, 13 tweets, 2 min read Read on Twitter
Emergency medicine is dying, and it's the ultimate irony that ER docs will sit idly by as the specialty circles the drain, bradys down, and dies a terrible and dirty death by its own hand.
Fifty years ago the speciality was born. A handful of great men and women--titans--recognized the need for highly-trained, endlessly innovative, and fearless physicians to stand ready for anything that might breach the ER doors---24|7|365.
Over the past five decades, EM has defined itself as much by tending to the critically ill and injured as by serving as the enduring safety net for the marginalized and disadvantaged.
The ER has become the last shining light on the hill for Lady Liberty's huddled masses. We've been the golden door. We've held the lamp for the tempest-tost, the tired, the poor.
What's more, driven by the power of global connectivity+the cornucopia of #meded information sharing, Emergency Medicine trail-blazed in medical education, asynchronous learning, and continuing education. Somehow, lightning struck twice. Another generation of titans came along.
But the tides have shifted. Through corporate influence, the unrelenting medicolegal spectre, and an image problem that would daunt even the most accomplished PR firm, Emergency Medicine has forgotten the culture of compassion and ingenuity that brought us to where we are today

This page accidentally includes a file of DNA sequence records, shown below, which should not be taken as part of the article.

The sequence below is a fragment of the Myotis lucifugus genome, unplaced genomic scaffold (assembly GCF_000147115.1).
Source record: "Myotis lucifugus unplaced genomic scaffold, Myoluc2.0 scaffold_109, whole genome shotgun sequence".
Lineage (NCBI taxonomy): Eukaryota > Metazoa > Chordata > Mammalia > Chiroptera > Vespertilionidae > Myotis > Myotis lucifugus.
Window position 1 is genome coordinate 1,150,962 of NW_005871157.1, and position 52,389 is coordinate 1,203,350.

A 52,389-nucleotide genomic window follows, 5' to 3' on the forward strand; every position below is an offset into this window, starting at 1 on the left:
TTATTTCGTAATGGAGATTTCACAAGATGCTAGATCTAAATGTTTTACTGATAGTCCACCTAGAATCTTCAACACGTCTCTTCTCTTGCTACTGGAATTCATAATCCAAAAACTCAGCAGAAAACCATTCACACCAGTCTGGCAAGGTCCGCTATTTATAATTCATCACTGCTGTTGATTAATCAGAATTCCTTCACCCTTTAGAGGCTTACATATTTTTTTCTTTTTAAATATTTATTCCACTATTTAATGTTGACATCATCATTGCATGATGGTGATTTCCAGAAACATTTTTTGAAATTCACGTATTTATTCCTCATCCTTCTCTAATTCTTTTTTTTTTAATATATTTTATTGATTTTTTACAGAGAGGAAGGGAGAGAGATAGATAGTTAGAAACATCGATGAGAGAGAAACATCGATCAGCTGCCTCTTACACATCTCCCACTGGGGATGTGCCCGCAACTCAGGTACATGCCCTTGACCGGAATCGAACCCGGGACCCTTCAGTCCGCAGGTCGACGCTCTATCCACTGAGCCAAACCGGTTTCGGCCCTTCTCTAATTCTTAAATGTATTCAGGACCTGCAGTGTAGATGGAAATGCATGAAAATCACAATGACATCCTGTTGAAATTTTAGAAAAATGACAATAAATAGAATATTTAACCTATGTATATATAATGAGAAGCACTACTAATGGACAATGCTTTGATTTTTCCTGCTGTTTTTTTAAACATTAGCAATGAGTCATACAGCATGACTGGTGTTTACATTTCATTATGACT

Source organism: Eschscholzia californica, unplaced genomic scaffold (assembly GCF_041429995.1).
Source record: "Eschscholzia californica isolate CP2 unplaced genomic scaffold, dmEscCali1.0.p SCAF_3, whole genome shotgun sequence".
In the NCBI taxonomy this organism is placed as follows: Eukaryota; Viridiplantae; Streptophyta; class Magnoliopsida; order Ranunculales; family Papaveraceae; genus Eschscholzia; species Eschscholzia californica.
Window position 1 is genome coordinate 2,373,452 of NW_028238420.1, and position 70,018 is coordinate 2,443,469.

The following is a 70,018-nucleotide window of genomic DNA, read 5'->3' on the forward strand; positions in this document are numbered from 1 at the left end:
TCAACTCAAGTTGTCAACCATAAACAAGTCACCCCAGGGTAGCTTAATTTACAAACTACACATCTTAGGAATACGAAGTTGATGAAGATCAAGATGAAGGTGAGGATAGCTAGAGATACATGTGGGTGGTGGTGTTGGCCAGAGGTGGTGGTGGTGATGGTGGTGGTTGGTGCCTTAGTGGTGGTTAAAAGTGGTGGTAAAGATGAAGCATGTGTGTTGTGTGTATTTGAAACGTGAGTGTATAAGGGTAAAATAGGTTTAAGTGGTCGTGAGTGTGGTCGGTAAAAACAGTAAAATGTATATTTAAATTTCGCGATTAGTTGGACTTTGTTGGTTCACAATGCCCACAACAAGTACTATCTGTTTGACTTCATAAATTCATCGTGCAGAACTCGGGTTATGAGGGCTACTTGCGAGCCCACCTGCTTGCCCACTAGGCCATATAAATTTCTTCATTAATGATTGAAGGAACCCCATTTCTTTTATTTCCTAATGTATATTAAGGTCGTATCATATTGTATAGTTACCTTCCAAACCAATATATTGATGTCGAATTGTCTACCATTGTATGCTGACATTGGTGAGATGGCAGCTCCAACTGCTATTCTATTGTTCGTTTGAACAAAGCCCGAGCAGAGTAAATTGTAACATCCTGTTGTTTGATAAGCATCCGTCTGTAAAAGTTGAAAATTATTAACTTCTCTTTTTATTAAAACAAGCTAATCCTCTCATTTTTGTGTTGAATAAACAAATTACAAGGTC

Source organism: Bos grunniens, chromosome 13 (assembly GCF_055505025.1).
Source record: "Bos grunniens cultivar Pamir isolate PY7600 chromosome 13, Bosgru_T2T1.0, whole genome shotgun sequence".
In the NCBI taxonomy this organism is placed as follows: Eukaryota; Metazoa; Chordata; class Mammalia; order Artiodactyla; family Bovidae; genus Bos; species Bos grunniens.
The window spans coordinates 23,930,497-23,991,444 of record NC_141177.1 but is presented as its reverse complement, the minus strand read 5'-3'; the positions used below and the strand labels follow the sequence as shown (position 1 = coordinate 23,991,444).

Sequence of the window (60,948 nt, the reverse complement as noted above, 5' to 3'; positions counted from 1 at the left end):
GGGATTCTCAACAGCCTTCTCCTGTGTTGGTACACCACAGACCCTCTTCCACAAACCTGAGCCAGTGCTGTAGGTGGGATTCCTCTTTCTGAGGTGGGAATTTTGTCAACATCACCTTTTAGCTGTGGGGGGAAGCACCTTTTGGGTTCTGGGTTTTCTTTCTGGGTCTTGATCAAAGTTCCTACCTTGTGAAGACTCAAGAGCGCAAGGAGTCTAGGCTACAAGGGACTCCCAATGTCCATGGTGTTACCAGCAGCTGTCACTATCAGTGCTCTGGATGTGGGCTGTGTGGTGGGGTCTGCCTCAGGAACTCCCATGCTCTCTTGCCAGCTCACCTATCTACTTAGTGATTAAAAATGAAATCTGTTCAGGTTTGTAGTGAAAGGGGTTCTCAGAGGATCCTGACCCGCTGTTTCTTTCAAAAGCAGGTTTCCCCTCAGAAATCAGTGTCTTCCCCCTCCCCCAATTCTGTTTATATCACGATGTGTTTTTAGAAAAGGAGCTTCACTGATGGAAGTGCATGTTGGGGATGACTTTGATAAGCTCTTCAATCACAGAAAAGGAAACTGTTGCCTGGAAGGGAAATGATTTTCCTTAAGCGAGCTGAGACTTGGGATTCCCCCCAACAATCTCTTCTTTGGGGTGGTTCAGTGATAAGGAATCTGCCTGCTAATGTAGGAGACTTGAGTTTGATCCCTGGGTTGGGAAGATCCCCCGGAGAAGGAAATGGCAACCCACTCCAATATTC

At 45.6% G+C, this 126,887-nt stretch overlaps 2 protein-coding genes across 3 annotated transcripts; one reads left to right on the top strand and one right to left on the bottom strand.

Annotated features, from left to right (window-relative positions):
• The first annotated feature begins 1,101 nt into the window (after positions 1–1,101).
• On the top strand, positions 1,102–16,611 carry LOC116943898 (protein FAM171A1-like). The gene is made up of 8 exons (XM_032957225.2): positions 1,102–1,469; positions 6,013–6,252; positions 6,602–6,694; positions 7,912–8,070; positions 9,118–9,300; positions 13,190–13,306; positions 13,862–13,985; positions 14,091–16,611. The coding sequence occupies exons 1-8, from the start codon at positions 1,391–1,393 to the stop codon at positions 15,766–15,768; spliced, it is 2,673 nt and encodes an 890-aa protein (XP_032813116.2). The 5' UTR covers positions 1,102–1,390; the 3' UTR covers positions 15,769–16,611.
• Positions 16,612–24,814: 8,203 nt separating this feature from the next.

Rather than asking "how can we help," loud voices insist on changing the narrative to "so what," implying that some bar must be met to merit our services+expertise. We focus on+champion rare/invasive actions, when all along the simplest tasks make the greatest difference
But the bar was long ago set as a stepping stool, not a barrier. To continue to restrict our knowledge bases and interventions to life and limb threats is to ignore the greater half of our mandate--to stand ready for the wretched refuse, the tired, the poor.
Our learners are taught too often "that's not our job," as if the letters behind their name mean anything more that the mandate and magic of being our brothers' keeper. Residency program curricula are dominated by liability shifting, over-consulting, and under-treating.
And the patients suffer.

And the consultants suffer.

And the learners suffer.

And we all suffer.

...all because of a generation of entitlement, elitism, and abdication of responsibility.
Emergency medicine is dying, and needs resuscitation. It needs a refocus away from corporate ephemera, whether or not I can have snacks at my desk, and how much Yoga it'll take for me to not blow my head off after yet another shift where the speciality is denigrated...
..or i witness shit medical knowledge passed down to liability share, shift responsibility, abdicate accountability, or perpetuate a bastardized notion of what the emergency department means to our country's most in-need.
Emergency medicine is dying, and it's an enduring tragedy that we band of resuscitationists, we merry band of doctors so enamored with our ability to stare death in the face and live to tell the tale, will stand by and watch until the monitor sounds its final tone.
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